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May 13 – May 19, 2019
Belarus-Russia relations

Transneft promised compensation for losses from the “Friendship” pipeline accident; no progress on the tax manoeuvre compensation or loan talks

The situation has not changed
Transneft promised compensation for losses from the “Friendship” pipeline accident; no progress on the tax manoeuvre compensation or loan talks

Belarusian Deputy Prime Minister Lyashenko said that losses due to the damaged equipment at the Mozyr Oil Refinery totalled USD 30 million. The Russian Energy Ministry has estimated a total compensation to all affected by the incident in the Druzhba pipeline, including Belarus, at USD 100 million. Negotiations on the damage compensation are likely to be hardcore.

Belarus and Russia will create a working group to assess losses due to contaminated oil in the Druzhba pipeline. The parties assume to reach an agreement on the amount of damage compensation within a month. Meanwhile, the priority is to counter the effects of the contamination – one of the Druzhba strings has to be repaired and cannot be used for transit. The parties have invited lawyers in the working group, which points to their intention to resolve the compensation issue “in due course” – that is, partially through selling contaminated oil at a significant discount, and, perhaps, partially through repairing the damaged equipment.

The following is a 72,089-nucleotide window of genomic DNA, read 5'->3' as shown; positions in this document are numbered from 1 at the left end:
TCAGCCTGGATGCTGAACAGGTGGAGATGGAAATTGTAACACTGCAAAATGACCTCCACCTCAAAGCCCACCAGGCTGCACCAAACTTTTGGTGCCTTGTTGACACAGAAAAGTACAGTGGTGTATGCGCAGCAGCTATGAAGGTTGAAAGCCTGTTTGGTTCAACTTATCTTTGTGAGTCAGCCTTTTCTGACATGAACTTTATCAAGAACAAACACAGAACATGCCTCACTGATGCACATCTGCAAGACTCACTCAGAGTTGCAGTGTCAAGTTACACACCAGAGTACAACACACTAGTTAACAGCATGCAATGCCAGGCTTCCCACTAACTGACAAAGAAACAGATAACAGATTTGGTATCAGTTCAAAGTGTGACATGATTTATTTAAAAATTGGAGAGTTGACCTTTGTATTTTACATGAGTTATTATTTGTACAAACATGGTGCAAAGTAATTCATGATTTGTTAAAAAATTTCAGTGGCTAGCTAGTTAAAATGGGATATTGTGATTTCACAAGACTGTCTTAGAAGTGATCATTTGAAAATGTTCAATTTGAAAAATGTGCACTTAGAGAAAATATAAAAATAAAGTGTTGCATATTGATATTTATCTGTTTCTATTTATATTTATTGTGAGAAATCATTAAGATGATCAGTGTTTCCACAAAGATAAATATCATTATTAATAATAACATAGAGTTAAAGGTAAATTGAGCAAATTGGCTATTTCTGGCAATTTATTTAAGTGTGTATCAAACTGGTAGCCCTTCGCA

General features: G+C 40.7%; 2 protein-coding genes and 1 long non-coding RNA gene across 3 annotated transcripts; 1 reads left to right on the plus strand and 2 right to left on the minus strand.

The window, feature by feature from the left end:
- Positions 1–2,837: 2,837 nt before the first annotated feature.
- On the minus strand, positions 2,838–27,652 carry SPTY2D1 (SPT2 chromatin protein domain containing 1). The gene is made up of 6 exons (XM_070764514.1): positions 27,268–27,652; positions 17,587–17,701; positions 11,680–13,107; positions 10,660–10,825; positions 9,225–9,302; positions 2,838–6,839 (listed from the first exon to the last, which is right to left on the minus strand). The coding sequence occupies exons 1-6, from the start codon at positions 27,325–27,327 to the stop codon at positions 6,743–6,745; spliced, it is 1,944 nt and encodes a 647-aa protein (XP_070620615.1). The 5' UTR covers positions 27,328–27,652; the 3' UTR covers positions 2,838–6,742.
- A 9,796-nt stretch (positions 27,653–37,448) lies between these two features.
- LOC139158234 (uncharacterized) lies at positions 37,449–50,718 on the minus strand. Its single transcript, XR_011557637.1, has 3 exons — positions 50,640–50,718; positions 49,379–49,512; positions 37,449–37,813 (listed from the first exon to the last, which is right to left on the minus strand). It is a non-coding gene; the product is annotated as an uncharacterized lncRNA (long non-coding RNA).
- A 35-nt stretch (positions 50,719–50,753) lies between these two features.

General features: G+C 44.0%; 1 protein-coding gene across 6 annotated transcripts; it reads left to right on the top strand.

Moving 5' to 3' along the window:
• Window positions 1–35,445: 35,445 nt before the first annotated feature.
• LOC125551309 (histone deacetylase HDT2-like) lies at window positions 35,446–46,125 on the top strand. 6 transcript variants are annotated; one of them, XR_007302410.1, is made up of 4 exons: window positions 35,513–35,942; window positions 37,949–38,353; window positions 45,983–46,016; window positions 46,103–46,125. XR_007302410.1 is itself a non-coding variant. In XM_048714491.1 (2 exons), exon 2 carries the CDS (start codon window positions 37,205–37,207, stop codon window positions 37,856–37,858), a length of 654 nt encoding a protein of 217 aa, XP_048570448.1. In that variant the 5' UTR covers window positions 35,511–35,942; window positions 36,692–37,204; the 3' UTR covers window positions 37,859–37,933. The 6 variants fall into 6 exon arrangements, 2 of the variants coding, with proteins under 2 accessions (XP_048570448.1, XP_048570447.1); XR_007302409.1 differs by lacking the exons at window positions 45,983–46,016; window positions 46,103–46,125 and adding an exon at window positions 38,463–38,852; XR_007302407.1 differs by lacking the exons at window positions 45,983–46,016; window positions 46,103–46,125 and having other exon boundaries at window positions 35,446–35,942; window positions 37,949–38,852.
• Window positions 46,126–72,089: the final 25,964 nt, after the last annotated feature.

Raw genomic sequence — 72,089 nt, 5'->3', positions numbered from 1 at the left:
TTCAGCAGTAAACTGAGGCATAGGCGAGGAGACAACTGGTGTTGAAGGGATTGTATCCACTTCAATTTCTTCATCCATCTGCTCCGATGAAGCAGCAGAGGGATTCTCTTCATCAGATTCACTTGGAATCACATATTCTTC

Meanwhile, the parties already have significant differences in their assessment of the likely damage. For instance, Russian Energy Minister Novak said that “the overall situation, which will require some kind of compensation, may be less than USD 100 million for sure”. He disagreed with Lukashenka’s previous assessment that the damage to Belarus alone could be over USD 400 million.

Belarus’ Deputy Prime Minister Lyashenka estimated the damage only to the Mozyr Oil Refinery and equipment repairs at USD 30 million. Oil supplies to Belarus still have not been fully restored, both refineries face unutilised capacity, which leads to reduced production at other petrochemical enterprises. The Belarusian part of the Druzhba pipeline is unlikely to become free from contaminated oil for another month and a half. In other words, talks on the damage compensation are unlikely to be easy.

An investigation into the incident in Russia is ongoing. Apparently, an agreement has been reached that Transneft will be liable to compensate for damages to affected clients. That said, Transneft has claimed that contaminated oil could not damage the Druzhba pipeline, because organochlorine corrodes metal only at higher temperatures.

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